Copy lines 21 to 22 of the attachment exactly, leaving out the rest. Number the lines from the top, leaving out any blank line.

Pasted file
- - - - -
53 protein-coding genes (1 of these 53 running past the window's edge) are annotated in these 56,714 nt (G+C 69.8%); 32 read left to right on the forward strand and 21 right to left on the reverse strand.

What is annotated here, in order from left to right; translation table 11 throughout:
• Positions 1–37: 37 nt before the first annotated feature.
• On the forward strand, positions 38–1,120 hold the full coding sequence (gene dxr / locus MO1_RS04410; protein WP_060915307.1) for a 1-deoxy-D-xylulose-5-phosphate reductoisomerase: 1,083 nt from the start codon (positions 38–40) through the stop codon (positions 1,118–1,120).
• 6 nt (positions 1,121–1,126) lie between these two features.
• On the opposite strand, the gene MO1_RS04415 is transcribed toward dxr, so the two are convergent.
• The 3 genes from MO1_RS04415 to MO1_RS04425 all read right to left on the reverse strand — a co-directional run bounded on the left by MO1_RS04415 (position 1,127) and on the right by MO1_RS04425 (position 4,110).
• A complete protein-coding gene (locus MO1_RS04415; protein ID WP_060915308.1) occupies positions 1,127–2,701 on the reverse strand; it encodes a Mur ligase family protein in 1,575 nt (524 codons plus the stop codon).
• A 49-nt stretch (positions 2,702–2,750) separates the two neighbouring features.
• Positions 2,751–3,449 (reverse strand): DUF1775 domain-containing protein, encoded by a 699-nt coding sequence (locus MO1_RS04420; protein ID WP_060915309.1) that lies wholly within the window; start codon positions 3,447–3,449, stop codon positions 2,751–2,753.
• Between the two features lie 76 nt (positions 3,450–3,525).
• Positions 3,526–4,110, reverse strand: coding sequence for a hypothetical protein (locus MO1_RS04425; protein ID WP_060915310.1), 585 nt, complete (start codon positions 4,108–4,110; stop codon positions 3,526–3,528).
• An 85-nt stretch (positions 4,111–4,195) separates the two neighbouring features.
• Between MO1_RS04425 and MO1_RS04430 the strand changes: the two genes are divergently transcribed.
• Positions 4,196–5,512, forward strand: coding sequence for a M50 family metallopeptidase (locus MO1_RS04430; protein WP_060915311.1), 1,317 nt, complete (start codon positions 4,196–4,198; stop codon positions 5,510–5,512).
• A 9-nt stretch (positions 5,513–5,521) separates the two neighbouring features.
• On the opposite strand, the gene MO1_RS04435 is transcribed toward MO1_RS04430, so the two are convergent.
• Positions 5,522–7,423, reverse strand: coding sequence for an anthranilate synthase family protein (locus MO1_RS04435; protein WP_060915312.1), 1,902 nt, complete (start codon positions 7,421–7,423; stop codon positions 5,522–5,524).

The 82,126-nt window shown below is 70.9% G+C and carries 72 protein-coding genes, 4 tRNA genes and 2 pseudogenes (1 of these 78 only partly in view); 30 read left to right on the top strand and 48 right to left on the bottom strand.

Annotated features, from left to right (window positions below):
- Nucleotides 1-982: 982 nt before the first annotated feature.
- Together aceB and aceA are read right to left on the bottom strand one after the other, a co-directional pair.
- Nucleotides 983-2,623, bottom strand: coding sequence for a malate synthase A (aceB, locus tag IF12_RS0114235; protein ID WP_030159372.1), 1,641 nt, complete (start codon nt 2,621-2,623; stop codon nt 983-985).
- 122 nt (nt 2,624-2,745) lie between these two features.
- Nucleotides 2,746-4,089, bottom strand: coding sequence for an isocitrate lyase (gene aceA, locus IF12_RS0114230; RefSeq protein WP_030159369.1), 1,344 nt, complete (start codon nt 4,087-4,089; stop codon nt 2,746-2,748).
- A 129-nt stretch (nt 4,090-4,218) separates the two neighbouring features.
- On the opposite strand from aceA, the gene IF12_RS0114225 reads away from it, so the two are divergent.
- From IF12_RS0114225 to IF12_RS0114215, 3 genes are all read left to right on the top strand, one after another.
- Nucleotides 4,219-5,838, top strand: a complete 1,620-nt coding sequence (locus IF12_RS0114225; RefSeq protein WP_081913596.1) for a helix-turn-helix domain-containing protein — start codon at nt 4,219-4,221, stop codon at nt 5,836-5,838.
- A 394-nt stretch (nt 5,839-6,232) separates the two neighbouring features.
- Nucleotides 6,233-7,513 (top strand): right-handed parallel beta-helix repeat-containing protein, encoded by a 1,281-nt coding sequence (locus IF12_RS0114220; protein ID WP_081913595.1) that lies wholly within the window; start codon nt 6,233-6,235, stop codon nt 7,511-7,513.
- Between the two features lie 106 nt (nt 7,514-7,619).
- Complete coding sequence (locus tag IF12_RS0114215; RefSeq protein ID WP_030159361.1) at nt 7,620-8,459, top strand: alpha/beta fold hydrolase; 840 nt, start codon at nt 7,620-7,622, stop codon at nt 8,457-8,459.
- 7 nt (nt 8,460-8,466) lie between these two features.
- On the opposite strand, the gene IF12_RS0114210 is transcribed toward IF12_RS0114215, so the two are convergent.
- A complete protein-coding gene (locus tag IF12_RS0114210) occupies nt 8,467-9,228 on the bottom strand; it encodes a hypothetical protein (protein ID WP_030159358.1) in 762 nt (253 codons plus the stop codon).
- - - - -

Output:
- Nucleotides 1-982: 982 nt before the first annotated feature.
- Together aceB and aceA are read right to left on the bottom strand one after the other, a co-directional pair.